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Clinical Challenge
Radiology
December 2016

An Expansile Mass Following Central Lymph Node Dissection

Author Affiliations
  • 1Tulane University Medical Center, New Orleans, Louisiana
  • 2Department of Neurosurgery, University of California, San Francisco, San Francisco
  • 3Department of Otolaryngology, Tulane University Medical Center, New Orleans, Louisiana
JAMA Otolaryngol Head Neck Surg. 2016;142(12):1237-1238. doi:10.1001/jamaoto.2016.3459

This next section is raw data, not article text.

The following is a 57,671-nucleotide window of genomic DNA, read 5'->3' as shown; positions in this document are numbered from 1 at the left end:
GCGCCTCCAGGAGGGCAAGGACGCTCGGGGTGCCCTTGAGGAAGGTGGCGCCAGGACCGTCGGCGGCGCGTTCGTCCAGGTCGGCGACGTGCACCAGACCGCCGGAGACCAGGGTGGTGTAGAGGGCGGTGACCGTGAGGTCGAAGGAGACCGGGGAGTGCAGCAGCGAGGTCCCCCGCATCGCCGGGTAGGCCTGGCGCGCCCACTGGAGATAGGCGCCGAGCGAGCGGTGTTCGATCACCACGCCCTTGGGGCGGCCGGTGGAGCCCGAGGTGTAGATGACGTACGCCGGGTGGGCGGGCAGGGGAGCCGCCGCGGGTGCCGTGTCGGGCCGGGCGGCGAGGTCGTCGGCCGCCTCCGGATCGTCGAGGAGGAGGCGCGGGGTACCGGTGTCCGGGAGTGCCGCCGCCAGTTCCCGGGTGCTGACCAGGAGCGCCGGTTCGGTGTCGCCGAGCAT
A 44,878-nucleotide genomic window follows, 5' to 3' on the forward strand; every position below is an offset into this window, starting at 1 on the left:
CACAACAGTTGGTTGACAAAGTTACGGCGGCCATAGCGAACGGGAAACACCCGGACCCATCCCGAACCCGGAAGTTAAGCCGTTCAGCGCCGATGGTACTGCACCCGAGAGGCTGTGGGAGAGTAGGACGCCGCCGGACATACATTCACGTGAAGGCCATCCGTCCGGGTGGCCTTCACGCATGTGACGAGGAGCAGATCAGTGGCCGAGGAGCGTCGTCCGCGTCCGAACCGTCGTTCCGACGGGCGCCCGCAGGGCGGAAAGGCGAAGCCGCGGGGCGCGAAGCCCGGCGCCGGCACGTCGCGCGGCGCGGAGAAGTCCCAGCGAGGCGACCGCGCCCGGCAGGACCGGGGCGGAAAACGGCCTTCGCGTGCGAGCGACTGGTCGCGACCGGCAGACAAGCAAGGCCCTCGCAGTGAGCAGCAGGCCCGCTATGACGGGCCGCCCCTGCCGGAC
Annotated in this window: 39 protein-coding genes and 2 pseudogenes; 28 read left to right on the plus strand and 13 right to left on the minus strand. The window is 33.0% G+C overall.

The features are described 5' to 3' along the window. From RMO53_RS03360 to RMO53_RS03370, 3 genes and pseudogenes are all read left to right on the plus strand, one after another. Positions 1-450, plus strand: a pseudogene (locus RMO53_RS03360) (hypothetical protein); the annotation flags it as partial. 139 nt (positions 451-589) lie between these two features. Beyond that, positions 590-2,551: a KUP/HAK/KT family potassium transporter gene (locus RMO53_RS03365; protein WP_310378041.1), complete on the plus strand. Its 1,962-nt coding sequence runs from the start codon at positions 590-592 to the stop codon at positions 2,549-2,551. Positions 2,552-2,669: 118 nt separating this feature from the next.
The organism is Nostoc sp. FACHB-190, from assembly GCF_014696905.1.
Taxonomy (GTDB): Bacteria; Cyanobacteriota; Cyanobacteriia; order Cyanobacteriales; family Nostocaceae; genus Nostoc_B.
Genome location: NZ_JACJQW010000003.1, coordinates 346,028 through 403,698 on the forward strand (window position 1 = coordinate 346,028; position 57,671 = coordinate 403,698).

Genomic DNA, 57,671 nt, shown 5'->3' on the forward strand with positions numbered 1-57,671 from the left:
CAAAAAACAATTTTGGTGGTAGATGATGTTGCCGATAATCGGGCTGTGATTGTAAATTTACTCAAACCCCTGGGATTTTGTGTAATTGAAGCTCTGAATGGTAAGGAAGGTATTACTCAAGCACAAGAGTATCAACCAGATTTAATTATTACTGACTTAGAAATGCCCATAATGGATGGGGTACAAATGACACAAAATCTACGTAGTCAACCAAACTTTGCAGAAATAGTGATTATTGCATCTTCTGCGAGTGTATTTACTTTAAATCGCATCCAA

A woman in her 60s returned for a 6-month follow-up after undergoing a substernal total thyroidectomy for a T3N0M0 right-sided undifferentiated insular carcinoma that caused dysphagia, dysphonia, and tracheal deviation (Figure, A and B). The procedure was uneventful and well tolerated. Her history of end-stage renal disease precluded postoperative radioactive iodine treatment. Ultrasonography performed at her 3-month follow-up showed no evidence of disease recurrence or local metastasis. Her compressive symptoms had also resolved. Ultrasonography revealed a 1.3 × 1.1 × 1.0-cm hypoechoic mass in the right central compartment and a suspicious lymph node in the right carotid sheath. Fine-needle aspiration confirmed recurrence of a malignant neoplasm in the central compartment; however, the lymph node was not amenable to sampling based on its anatomic location. The patient decided to undergo a right central (level VI) lymph node dissection. Intraoperatively, insular carcinoma was dissected away from the cricothyroid membrane and recurrent laryngeal nerve. In the right central compartment several prelaryngeal and pretracheal nodes were identified and excised. After removal of the most distal of these nodes, a separate pale tan mass 2 cm in diameter was visualized at the level of the thoracic inlet. The mass demonstrated respiratory expansion and retraction. The expansile mass was excised. Histopathologic analysis revealed a cystic mass composed primarily of mucosal cells and sparse fibroconnective tissue (Figure, C and D).

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